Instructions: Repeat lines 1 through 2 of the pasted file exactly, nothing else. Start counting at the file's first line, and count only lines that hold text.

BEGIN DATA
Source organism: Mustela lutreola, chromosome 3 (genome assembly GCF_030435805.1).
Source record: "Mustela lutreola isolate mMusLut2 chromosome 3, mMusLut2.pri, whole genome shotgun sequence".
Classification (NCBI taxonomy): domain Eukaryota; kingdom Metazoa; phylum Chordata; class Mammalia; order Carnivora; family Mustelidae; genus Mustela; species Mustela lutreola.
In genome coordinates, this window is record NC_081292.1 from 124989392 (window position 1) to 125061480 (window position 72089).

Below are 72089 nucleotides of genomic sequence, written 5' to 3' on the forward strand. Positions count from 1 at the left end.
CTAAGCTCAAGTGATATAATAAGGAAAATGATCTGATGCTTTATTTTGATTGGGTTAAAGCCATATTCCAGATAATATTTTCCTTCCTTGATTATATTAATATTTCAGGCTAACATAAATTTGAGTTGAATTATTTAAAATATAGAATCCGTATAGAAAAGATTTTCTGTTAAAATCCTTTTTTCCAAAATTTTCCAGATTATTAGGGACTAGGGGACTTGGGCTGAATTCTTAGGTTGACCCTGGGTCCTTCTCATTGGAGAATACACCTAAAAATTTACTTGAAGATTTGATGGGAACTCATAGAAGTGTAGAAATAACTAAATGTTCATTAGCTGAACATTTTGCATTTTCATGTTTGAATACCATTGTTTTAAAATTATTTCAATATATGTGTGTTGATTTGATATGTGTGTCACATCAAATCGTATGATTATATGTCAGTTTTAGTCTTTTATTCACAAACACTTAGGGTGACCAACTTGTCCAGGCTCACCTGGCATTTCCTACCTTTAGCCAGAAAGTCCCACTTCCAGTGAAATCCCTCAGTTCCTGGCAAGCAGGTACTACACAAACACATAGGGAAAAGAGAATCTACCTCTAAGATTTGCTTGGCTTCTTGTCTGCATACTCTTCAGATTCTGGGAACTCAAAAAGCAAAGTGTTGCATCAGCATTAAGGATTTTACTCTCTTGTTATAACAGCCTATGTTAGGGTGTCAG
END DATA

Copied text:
Source organism: Mustela lutreola, chromosome 3 (genome assembly GCF_030435805.1).
Source record: "Mustela lutreola isolate mMusLut2 chromosome 3, mMusLut2.pri, whole genome shotgun sequence".